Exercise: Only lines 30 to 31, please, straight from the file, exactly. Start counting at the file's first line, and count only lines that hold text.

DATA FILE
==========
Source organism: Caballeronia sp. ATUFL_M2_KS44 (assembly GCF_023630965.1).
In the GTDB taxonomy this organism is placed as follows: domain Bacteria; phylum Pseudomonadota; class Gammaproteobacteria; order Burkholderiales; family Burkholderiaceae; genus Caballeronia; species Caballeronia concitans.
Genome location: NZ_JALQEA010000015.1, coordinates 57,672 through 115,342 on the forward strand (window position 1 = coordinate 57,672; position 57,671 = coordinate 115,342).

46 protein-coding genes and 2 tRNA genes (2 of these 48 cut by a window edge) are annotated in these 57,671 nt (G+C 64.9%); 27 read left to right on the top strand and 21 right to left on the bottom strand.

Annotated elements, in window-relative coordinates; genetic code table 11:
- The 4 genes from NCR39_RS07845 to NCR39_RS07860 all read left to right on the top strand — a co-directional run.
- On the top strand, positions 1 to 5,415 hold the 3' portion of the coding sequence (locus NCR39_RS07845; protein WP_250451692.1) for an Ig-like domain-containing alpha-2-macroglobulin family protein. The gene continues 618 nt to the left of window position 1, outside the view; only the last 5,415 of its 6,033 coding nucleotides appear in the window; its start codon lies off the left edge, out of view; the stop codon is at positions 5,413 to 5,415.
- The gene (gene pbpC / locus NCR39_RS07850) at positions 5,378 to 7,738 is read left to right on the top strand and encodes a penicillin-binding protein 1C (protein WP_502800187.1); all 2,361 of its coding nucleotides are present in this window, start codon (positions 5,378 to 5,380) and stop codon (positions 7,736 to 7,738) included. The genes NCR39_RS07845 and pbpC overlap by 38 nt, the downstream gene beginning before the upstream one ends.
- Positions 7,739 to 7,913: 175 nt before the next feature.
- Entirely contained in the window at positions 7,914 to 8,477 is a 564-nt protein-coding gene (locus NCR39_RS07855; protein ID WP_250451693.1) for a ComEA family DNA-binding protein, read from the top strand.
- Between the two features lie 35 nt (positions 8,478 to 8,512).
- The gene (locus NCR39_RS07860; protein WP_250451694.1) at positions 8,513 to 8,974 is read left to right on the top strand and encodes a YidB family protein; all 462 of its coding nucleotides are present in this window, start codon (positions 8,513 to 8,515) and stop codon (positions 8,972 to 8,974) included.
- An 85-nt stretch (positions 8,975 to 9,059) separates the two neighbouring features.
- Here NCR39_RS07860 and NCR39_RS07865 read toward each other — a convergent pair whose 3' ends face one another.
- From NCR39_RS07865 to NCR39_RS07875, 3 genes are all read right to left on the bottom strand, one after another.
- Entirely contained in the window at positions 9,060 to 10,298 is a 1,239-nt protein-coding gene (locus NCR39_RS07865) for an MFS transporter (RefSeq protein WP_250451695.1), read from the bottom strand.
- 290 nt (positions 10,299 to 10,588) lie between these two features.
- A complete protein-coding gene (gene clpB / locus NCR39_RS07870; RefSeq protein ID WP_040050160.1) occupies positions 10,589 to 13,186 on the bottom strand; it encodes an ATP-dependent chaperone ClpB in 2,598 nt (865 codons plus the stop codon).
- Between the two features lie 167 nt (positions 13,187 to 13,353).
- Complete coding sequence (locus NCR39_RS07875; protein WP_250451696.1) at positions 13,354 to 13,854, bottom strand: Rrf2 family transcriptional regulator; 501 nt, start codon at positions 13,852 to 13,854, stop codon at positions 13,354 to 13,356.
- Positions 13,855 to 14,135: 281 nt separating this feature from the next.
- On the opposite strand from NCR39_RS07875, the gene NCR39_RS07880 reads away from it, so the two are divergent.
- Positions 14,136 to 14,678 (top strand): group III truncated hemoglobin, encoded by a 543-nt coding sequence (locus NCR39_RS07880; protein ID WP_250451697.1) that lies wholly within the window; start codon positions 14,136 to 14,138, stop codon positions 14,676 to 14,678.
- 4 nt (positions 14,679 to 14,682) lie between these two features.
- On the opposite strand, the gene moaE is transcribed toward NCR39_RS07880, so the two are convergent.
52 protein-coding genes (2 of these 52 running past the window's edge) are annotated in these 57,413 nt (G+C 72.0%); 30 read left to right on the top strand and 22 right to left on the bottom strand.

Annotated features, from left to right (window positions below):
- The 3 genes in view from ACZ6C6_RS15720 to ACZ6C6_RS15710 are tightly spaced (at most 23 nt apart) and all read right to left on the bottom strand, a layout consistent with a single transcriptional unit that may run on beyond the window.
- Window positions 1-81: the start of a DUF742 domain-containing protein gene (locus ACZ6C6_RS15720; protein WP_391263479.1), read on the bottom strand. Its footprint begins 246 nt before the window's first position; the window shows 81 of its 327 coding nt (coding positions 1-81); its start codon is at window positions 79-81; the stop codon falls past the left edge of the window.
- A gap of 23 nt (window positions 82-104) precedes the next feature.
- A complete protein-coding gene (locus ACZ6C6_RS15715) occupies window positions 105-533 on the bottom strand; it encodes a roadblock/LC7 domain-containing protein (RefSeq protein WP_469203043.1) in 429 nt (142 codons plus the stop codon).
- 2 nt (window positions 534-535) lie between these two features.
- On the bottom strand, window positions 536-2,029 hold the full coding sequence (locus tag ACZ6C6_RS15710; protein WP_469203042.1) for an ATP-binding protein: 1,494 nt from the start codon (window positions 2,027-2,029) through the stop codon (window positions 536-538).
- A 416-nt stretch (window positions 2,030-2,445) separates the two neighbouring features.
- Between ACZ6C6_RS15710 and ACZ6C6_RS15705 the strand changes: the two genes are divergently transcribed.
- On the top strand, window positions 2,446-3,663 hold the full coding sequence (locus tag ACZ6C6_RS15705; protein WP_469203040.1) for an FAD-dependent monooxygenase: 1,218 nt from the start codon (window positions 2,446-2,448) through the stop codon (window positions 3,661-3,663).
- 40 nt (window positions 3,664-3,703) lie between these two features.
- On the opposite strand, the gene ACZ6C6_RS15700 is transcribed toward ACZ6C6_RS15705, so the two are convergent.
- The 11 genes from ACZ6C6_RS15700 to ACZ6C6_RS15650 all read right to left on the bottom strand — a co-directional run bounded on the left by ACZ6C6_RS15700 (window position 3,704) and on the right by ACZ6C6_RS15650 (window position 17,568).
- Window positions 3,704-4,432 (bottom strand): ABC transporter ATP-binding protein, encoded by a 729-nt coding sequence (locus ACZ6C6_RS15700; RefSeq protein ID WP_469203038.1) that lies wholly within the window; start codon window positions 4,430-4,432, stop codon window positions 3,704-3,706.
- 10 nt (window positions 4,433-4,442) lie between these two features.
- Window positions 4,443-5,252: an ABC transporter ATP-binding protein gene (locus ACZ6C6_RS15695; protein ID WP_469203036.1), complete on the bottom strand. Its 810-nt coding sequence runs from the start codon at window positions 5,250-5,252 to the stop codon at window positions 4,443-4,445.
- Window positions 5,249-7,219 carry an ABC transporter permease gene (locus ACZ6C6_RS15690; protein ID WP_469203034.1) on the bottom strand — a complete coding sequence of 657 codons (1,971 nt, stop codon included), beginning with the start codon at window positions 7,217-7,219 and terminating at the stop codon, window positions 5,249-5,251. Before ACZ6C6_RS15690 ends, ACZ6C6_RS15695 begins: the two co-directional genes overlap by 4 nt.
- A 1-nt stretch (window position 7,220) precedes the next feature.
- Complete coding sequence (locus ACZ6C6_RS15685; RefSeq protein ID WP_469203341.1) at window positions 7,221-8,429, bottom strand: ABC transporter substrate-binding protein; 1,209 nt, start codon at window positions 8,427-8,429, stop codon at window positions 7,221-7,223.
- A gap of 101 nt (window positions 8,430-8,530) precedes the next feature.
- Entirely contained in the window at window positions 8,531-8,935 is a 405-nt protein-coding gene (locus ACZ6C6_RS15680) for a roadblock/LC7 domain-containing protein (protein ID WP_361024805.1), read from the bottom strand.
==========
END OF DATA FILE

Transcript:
- A gap of 23 nt (window positions 82-104) precedes the next feature.
- A complete protein-coding gene (locus ACZ6C6_RS15715) occupies window positions 105-533 on the bottom strand; it encodes a roadblock/LC7 domain-containing protein (RefSeq protein WP_469203043.1) in 429 nt (142 codons plus the stop codon).